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Statutory Assessment - head spinning (sorry if long)

(5 Posts)
TanyaBranning Fri 23-Oct-09 21:36:35

Thanks to all who have given me advice previously.

DS (4 yrs 7 mths) has had problems ever since he started nursery at 2 yrs 10 mths. Always very bright and early to do everything (walk, talk, read fluently etc), but has always struggled with social situations with other children - aggressive, unable to play without hitting/snatching etc -which haven't improved with age. He is also very rigid in his thought processes and deals badly with change - even on the smallest scale (has regular, huge meltdowns when it's time to finish one activity and start another, or if something doesnt happen in exactly the way he anticipated / it was explained that it would).

So, in a nutshell, the SENCo has been involved for about a year (he was previously at the nursery attached to the school he now attends). He is on School Action Plus, has an IEP, sees a learning mentor twice a week. We are in pretty much daily contact with the school (his teacher, the SENCo) about his various issues.

Today we had a meeting with the SENCo and his teacher, as his start to reception has been pretty fraught with problems already. Almost daily occurences of aggressive and violent behaviour, including headbutting, pushing a child off a climbing frame, biting, hitting, snatching etc.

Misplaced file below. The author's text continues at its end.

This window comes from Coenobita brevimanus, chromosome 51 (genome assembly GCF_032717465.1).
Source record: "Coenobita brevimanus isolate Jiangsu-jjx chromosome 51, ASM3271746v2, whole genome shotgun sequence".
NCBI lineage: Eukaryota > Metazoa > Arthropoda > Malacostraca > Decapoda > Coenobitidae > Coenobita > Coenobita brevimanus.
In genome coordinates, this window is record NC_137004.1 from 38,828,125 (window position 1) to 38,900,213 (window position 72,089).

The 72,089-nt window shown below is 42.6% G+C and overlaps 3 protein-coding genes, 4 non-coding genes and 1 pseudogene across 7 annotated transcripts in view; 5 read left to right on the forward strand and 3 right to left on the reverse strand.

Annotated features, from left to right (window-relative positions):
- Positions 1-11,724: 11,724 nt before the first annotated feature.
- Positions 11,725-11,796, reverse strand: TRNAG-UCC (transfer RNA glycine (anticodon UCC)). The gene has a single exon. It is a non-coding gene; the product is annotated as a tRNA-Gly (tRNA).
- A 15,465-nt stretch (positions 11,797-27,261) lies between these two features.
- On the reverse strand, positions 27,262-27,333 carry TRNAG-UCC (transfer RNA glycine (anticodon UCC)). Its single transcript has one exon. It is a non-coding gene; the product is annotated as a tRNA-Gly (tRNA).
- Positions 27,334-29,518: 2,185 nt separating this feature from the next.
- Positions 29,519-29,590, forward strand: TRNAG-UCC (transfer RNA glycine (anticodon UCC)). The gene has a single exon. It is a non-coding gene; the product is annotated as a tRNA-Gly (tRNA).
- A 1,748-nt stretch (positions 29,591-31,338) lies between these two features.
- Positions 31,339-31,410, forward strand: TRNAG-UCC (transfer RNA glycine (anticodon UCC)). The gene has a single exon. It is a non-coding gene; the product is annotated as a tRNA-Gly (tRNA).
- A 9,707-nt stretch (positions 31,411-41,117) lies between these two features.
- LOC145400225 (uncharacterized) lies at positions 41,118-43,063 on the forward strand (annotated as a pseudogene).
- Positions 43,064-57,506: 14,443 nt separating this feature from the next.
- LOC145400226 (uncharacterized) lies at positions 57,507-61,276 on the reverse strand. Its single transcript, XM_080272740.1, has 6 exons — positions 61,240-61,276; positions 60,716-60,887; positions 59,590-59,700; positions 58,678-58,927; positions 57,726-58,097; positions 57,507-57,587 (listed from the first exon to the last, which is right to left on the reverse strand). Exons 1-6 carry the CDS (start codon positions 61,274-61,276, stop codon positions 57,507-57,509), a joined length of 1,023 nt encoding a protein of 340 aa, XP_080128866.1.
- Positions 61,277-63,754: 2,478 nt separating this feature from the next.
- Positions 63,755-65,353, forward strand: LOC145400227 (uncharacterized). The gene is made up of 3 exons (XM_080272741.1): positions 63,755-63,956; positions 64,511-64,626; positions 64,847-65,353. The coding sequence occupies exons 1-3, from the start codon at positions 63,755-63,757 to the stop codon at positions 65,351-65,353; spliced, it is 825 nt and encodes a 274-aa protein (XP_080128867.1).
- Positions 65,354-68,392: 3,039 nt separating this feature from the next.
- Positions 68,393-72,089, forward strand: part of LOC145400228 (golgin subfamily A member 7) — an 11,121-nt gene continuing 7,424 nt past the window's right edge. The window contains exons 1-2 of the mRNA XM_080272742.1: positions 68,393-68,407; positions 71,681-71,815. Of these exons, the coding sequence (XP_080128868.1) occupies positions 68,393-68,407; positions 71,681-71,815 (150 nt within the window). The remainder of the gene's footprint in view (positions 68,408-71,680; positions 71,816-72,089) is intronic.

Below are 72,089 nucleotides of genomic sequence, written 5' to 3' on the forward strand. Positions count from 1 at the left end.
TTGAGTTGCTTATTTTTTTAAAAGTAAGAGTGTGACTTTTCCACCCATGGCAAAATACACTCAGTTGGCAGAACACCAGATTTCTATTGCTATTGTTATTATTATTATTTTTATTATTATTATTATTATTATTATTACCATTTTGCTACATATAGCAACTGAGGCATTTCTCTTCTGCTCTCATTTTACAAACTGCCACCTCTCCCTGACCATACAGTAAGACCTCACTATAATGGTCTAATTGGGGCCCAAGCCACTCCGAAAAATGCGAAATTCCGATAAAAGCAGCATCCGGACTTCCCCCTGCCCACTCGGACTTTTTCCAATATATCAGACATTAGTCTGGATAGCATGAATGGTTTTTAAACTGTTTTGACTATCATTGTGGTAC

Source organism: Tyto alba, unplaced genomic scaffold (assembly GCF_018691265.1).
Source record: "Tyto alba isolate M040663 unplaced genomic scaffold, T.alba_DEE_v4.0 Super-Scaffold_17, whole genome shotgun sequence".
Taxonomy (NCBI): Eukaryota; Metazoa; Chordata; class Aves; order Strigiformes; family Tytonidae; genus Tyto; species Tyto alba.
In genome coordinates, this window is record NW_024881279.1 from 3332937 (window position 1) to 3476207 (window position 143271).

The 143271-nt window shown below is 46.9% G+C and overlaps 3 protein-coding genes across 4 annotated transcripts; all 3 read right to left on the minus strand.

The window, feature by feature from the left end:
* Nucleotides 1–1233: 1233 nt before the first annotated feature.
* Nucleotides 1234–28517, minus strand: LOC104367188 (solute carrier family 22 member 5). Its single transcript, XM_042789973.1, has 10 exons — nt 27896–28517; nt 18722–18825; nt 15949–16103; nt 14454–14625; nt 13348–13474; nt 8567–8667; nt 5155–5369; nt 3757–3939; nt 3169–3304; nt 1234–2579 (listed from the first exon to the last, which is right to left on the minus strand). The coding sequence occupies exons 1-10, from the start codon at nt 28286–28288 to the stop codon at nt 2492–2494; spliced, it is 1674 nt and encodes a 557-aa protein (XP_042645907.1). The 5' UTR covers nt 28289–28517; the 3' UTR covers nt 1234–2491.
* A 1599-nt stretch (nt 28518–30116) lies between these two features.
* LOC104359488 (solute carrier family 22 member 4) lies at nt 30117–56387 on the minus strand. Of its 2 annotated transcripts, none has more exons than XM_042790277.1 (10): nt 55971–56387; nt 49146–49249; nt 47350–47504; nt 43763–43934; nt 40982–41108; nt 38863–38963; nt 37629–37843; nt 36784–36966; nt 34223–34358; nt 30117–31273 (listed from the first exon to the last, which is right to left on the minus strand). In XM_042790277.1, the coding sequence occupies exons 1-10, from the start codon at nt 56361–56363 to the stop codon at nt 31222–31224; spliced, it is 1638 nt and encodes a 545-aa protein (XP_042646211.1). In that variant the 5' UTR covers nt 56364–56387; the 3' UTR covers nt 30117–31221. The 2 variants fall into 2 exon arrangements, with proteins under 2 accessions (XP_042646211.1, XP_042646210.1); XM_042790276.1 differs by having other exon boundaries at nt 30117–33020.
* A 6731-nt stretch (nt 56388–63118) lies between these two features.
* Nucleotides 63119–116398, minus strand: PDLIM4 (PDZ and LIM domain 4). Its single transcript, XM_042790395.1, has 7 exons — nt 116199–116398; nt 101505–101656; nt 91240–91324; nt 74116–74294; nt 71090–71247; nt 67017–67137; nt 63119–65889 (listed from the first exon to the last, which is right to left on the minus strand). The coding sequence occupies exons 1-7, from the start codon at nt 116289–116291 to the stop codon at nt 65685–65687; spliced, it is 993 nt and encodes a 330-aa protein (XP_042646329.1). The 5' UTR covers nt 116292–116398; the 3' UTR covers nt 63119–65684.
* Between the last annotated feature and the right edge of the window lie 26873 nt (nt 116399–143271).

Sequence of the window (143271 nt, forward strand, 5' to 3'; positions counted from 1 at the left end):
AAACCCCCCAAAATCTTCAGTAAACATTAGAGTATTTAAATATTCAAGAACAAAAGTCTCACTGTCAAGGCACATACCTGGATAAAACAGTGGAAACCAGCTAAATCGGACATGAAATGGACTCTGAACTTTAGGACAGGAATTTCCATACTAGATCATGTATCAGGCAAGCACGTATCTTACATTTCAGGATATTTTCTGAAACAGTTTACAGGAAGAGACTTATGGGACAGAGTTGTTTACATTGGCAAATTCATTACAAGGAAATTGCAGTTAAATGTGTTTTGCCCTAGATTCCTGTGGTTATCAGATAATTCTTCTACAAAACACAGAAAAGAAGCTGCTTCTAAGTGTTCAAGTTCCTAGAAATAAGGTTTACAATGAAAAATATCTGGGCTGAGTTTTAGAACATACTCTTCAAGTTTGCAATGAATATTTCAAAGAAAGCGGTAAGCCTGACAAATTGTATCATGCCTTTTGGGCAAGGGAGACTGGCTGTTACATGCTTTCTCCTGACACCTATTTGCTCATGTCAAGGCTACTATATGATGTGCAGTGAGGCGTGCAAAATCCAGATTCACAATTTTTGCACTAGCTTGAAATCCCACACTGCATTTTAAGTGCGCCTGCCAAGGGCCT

I said I wanted to rewquest a statutory assessment from the LEA. They were visibly relieved and said if I hadn't requested it, they were going to. They were supportive, but a lot of the information they gave me was wooly. Lots of 'you could approach it like this^...^or like this'. Left it with the SENCo saying we should have a think and do some research over half term and decide whether we want the school to request the assessment or if we want to do it ourselves. He said he would support us - including helping word the request and gather info - whatever we decide.

So what do we do? How do we go about this? I'm aware from much trawling of MN that this could be alogn and rocky road.

What should my first step be? I have seen the letter examples on the ipsea website. Do I need to include a letter or additional info at this stage? Or does that only need to happen once the LEA have agreed to an assessment?

He is currently seeing a Paediatrician (second appt in a fortnight - her initial report was vague and unsatisfactory, imo) and a psychotherapist through CAMHS - one horrific appt (so stressful and badly executed on their behalf) + an observation at school which they have yet to report back on. Initial comments from CAMHS to the school (SENCO showed me email - CAMHS didn't actually bother communicating this to me) is that they want to refer him to a SALT.

I am confused. SENCO said he thought we should go back to our GP and push for a referral to a specialist on ASD as all school staff who have encountered DS suspect Asperger's or some other sort of high functioning ASD.

He also said that in some instances private reports from Ed Psychs etc are better - as they are quicker and more in depth, with no allegiance to the Local Authority). However, I have read conflicting stuff ion the net saying that private assessments are often deemed inssufficient by LEAs.